The Gates Family Foundation – arguably the biggest charity in the world with assets over $35 billion according to 2008 records – is in the crosshairs of Sens. Jon Kyl (R-Ariz.) and Blanche Lincoln (D-Ark.), who see it as a money pot to help pay for a legislative fix for the estate tax.
Well-placed sources say the senators might create a “toll charge” on charitable foundations that would sock Democratic heavyweights like Bill Gates and Warren Buffet.
Both Gates and Buffet use family foundations, which allows them to avoid paying the estate tax. In the past, both men have opposed repealing the estate tax.
The possibility of paying for an estate tax fix by gouging rich people who are some of the Democrats’ biggest donors poses an obvious dilemma for the party.
Neither of the senators’ offices would confirm that they are considering a change to family foundations’ tax status, but sources said such a charge could raise enough revenue to reinstate the estate tax to a rate lower than 2009 levels, when estates worth more than $3.5 million were taxed at a top rate of 45 percent.
There is no estate tax at the moment, as it lapsed on Dec. 31. But barring congressional action it returns next year to pre-2001 levels and will hit estates worth more than $1 million with a tax that tops out at 55 percent. Republicans and more than a few Democrats oppose this level.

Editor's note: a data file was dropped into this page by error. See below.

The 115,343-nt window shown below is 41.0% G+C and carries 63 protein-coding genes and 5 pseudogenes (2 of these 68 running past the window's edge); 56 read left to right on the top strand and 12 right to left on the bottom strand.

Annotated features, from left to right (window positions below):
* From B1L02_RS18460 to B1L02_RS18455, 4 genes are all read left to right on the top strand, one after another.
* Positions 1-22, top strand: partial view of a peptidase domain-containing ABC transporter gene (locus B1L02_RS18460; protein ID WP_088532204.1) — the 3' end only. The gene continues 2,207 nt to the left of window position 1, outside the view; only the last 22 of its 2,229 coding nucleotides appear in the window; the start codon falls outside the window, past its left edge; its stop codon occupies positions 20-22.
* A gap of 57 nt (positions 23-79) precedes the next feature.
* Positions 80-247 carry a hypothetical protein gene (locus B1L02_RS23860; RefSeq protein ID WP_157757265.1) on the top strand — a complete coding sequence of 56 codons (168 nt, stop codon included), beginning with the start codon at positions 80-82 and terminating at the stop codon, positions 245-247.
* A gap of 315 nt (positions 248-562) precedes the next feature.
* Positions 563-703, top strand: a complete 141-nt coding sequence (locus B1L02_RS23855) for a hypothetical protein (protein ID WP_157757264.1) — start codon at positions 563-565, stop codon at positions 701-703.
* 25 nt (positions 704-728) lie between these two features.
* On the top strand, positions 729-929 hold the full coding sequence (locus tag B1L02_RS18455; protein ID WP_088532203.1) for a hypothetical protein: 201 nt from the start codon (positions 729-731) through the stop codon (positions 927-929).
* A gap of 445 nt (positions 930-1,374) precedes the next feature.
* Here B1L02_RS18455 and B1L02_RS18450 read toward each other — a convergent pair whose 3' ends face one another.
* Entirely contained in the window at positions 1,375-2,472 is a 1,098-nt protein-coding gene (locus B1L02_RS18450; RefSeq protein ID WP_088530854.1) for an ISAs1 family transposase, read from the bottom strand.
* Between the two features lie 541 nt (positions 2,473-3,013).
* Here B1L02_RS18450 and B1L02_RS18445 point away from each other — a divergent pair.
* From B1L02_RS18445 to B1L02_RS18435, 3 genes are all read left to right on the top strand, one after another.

During last year’s budget debate, Kyl and Lincoln put forward an amendment that created a 35 percent tax on estates worth more than $10 million per couple. The provision was considered popular, but failed by a 51-48 vote.
Sources say the Joint Committee on Taxation has been asked to score the toll charge. The committee would not confirm this.
According by Rasmussein polling, Lincoln trails Republican challenger John BoozmanJohn Nichols BoozmanMore than ever, we must 'stand to' — and stand behind — our veterans Trump getting tougher for Senate GOP to ignore Former NFL player challenging Boozman in Arkansas GOP primary MORE 56 percent to 33 percent. Nearly two-thirds of her state, 62 percent, disapprove of her actions on Capitol Hill. It is unclear how advocating to lower taxes for richer taxpayers will benefit her in a state not known for its wealth.